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Good afternoon to you, email friends. Although it's hard to tell, I think the dark affects others more than me. I'm pretty comfortable at this time of year, although sunshine is still preferable to greyness. However it finds you, I hope you're doing alright with the darkness or, if you're down under, the smoke. 😢

Sometimes it can start to feel like the internet is a runaway nuisance. But then occasionally it can do something truly democratising, and it's a reminder how powerful this thing can be. One such superpower is smashing taboos.
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SALARY: Two years ago, just after we learned of Harvey Weinstein’s systematic harassment and assault of Hollywood's women, a Google spreadsheet began to collect names of men in the media industry described anonymously as sexists, harassers and rapists. Alongside its indented purpose, the Shitty Media Men spreadsheet had another positive outcome: it showed the potential of online spreadsheets as a quick and highly-available means of collecting and sharing data.

Present day. A publicly-available spreadsheet has emerged that gathers and shares the salaries of thousands working in journalism and media, revealing stark disparities, triggering an appetite for much greater transparency. This was followed by another spreadsheet, for people working in advertising that again, to nobody's enormous surprise, reveals striking disparities in pay for different demographic groups, even within the same organisations.

These datasets lack independent verification, and care must be taken to keep them ethical. But they still have tremendous power, not least because of the ease with which the same thinking could be applied to any vertical. No complex app build was needed. No committees. No management. It one person is motivated to find and expose evidence of injustice, they already have all the tools.

Traditional unions are in decline, but here, workers are reinventing how their interests are represented. It's one thing to compare your salary to your industry, it's quite another to use worker data to stimulate broader interest in how people are treated. Will the same approach be adopted in other industries? Or even, at a time of widening inequality, by those supposedly cared for by the state? ✊

🔋 What green costs: transitioning to greener fuels demands a lot of batteries, in turn driving up demand for lithium. Brines in Chile’s Salar de Atacama is the source of 30 percent of the world’s supply, yet resource extraction throws this vulnerable desert wetland out of whack.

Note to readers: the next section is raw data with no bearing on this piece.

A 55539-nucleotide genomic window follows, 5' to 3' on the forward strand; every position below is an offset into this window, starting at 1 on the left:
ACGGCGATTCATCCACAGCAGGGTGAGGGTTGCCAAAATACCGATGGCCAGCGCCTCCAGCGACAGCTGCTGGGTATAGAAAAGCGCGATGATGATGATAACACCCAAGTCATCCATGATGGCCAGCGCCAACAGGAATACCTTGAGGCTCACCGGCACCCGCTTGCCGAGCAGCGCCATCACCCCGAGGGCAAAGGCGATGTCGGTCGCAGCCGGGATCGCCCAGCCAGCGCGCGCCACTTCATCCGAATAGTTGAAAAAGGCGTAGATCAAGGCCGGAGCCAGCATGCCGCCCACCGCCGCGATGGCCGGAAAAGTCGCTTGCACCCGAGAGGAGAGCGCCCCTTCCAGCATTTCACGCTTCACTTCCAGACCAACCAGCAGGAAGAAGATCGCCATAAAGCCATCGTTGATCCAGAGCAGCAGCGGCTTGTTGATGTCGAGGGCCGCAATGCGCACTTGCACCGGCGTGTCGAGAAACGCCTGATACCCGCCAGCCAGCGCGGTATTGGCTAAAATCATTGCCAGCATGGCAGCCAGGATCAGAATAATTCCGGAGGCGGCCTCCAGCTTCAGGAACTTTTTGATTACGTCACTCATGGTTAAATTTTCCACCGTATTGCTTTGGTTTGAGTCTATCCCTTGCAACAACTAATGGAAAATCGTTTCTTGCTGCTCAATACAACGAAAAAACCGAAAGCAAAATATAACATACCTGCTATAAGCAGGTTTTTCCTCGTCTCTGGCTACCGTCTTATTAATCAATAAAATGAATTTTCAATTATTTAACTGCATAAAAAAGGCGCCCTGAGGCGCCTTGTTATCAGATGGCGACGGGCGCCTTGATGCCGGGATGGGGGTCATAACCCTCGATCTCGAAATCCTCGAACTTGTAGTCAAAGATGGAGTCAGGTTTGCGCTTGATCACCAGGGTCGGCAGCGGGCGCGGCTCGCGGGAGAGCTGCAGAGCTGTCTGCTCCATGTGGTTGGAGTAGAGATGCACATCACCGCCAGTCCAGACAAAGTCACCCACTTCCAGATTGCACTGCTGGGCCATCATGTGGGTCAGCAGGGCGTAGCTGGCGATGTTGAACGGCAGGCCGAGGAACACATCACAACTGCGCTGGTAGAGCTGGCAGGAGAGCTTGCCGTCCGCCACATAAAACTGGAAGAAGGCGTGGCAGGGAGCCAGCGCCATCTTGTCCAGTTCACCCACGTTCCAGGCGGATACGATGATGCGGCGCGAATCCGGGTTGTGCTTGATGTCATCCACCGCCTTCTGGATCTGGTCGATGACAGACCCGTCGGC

🌷 Meet Ynes Mexia, late-blooming botanist whose adventures rivalled Darwin's: this Mexican-American botanist, field scientist, and explorer got her impressive scientific career started in her fifties.

🐴 Pony power: transforming the lives of inner-city kids: Brixton’s Ebony Horse Club is creating stable prospects, providing knowledge, positive activity and a career kickstart for countless children.

📊 Britain’s exit poll has an exceptional record: the Economist looks into perhaps the most expensive single-question social survey in the world, and asks how they get it so right.

🚸 Serious Security Flaws Found in Children's Connected Toys: I know I prattled on about this before but if it's a toy and it wants to join your wifi, think on.

🥊 Why You Should Skip the Easy Wins and Tackle the Hard Task First: low-hanging fruit be damned. New research shows that you lose out when you procrastinate on the difficult stuff.

🎁 Why You're Bad at Giving Gifts: ironically, we're awful gift-givers precisely because we spend too much time trying to be considerate. See also: gift-giving advice for the holidays.

What a way to make a living: Maybe it's the barrage of predictions about how artificial intelligence will disrupt the workforce, but I'm increasingly interested in workers. The talents of individuals have been met and occasionally surpassed by technology before, yet there are still jobs for people to do, and those people still need looking after.

To that end, The Workers Lab pours a Silicon-Valley-eque outlook over a hardened attitude to worker rights, with an innovation fund that gives grants to projects offering workers power. And there's also Placement, a job-search service that promises to find you a healthy pay-rise plus relocation assistance in exchange for a percentage of your new salary.

If your income's not enough or you're unhappy in your work then then change, as they say, starts from within. Even sleep can be good for your salary. But keep in mind that although money's important, financial incentives are weaker than social ones. 💸
Finally: Simulation theory posits we're living in an advanced digital construct overseen by some higher form of intelligence. This post wonders what that simulation would be like under the command of current (primitive) AI capabilities.... specifically, what would pies be like? 🥧

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Found something I'd like? Is there something you'd like to see more? Should priests be free to take drugs? Or anything else; I'd love to hear from you—hit reply! If these emails are not being delivered correctly, try adding this address to your contacts. More good stuff next week. Meanwhile recent back-issues are in the archive.

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